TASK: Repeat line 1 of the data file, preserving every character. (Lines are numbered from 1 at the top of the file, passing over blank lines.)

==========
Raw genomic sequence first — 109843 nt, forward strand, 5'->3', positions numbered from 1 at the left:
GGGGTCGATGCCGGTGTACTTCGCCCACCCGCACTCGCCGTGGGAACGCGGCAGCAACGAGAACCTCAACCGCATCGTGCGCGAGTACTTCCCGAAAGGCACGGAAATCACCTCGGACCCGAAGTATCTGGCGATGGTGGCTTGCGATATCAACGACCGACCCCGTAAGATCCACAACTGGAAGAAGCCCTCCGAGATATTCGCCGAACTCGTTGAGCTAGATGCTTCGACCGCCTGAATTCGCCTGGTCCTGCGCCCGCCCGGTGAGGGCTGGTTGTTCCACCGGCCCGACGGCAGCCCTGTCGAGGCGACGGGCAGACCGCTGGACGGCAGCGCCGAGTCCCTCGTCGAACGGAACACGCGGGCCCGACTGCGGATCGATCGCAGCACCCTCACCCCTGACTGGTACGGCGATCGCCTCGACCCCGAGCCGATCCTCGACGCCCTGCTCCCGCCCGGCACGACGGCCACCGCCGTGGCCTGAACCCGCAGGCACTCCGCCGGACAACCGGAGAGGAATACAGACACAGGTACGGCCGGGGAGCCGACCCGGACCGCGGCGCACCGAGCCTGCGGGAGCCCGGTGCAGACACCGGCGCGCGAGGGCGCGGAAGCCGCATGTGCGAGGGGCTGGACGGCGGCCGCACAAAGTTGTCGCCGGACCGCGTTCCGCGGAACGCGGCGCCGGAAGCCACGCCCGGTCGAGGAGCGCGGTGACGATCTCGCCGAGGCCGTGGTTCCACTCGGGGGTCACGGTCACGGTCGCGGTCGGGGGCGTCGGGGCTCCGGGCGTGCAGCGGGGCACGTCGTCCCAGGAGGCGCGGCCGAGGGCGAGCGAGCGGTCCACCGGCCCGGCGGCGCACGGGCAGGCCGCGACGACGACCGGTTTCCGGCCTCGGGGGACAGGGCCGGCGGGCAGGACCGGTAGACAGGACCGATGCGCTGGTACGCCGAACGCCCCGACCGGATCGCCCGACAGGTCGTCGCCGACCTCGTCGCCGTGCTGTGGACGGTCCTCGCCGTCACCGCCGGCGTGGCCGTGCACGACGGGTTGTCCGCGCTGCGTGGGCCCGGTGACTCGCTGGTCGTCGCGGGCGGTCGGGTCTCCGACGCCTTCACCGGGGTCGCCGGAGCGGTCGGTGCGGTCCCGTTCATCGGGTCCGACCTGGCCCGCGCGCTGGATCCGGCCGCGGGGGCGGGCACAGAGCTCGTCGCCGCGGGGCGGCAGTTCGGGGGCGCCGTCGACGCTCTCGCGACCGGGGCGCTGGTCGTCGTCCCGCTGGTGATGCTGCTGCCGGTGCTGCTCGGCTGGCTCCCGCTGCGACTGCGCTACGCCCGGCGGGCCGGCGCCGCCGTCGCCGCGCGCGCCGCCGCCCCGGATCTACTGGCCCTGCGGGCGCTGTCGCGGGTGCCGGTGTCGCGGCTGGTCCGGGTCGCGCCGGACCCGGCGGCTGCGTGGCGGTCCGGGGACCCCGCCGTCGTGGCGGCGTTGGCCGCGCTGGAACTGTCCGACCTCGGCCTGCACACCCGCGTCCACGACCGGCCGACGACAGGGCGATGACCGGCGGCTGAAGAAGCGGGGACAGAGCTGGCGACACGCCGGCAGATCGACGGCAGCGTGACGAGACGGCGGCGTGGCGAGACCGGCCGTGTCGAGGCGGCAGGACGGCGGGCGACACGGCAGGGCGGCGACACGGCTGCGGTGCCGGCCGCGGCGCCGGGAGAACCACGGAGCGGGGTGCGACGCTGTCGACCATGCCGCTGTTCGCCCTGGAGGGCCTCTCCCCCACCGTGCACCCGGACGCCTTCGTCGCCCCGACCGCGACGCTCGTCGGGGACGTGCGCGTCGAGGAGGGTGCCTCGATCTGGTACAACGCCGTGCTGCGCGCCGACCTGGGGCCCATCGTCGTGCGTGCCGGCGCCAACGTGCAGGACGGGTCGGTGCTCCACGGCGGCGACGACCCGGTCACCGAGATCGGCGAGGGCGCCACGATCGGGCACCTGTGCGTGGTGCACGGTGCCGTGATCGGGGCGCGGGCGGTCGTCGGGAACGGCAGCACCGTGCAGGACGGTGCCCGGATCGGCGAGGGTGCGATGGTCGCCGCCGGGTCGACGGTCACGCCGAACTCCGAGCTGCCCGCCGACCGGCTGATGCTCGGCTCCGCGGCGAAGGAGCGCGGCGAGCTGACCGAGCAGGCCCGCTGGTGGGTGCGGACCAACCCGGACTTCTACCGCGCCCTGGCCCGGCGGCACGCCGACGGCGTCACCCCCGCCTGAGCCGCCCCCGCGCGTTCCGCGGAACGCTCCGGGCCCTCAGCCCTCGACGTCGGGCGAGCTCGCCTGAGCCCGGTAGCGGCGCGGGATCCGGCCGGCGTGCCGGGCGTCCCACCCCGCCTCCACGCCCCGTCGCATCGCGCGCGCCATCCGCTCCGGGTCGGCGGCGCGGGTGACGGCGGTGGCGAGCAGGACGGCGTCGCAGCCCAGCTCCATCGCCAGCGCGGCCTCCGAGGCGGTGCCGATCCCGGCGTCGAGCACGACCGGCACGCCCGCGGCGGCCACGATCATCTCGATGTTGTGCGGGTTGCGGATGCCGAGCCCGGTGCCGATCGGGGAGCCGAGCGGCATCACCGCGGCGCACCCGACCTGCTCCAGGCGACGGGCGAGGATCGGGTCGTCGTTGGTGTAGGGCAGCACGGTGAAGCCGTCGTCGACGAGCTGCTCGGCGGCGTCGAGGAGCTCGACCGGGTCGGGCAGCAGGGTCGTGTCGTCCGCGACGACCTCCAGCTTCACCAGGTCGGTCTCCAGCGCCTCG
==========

Raw genomic sequence first — 109843 nt, forward strand, 5'->3', positions numbered from 1 at the left: